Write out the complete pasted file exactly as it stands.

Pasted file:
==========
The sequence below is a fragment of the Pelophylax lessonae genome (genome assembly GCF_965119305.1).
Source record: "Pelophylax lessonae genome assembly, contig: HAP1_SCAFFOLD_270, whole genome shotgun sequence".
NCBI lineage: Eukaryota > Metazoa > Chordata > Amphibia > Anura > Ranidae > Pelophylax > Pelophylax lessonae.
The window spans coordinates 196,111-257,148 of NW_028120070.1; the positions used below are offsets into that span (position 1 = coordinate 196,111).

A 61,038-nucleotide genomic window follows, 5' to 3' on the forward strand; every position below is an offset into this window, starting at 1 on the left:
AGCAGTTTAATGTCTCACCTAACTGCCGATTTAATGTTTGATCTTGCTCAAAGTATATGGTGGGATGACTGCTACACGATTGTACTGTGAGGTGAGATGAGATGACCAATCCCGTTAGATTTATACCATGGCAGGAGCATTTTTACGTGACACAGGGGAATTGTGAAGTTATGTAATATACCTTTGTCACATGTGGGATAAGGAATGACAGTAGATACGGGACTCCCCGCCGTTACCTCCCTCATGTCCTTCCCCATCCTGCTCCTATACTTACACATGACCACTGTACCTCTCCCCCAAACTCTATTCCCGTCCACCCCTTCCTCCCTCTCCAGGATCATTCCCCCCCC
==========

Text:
The sequence below is a fragment of the Pelophylax lessonae genome (genome assembly GCF_965119305.1).
Source record: "Pelophylax lessonae genome assembly, contig: HAP1_SCAFFOLD_270, whole genome shotgun sequence".
NCBI lineage: Eukaryota > Metazoa > Chordata > Amphibia > Anura > Ranidae > Pelophylax > Pelophylax lessonae.
The window spans coordinates 196,111-257,148 of NW_028120070.1; the positions used below are offsets into that span (position 1 = coordinate 196,111).

A 61,038-nucleotide genomic window follows, 5' to 3' on the forward strand; every position below is an offset into this window, starting at 1 on the left:
AGCAGTTTAATGTCTCACCTAACTGCCGATTTAATGTTTGATCTTGCTCAAAGTATATGGTGGGATGACTGCTACACGATTGTACTGTGAGGTGAGATGAGATGACCAATCCCGTTAGATTTATACCATGGCAGGAGCATTTTTACGTGACACAGGGGAATTGTGAAGTTATGTAATATACCTTTGTCACATGTGGGATAAGGAATGACAGTAGATACGGGACTCCCCGCCGTTACCTCCCTCATGTCCTTCCCCATCCTGCTCCTATACTTACACATGACCACTGTACCTCTCCCCCAAACTCTATTCCCGTCCACCCCTTCCTCCCTCTCCAGGATCATTCCCCCCCC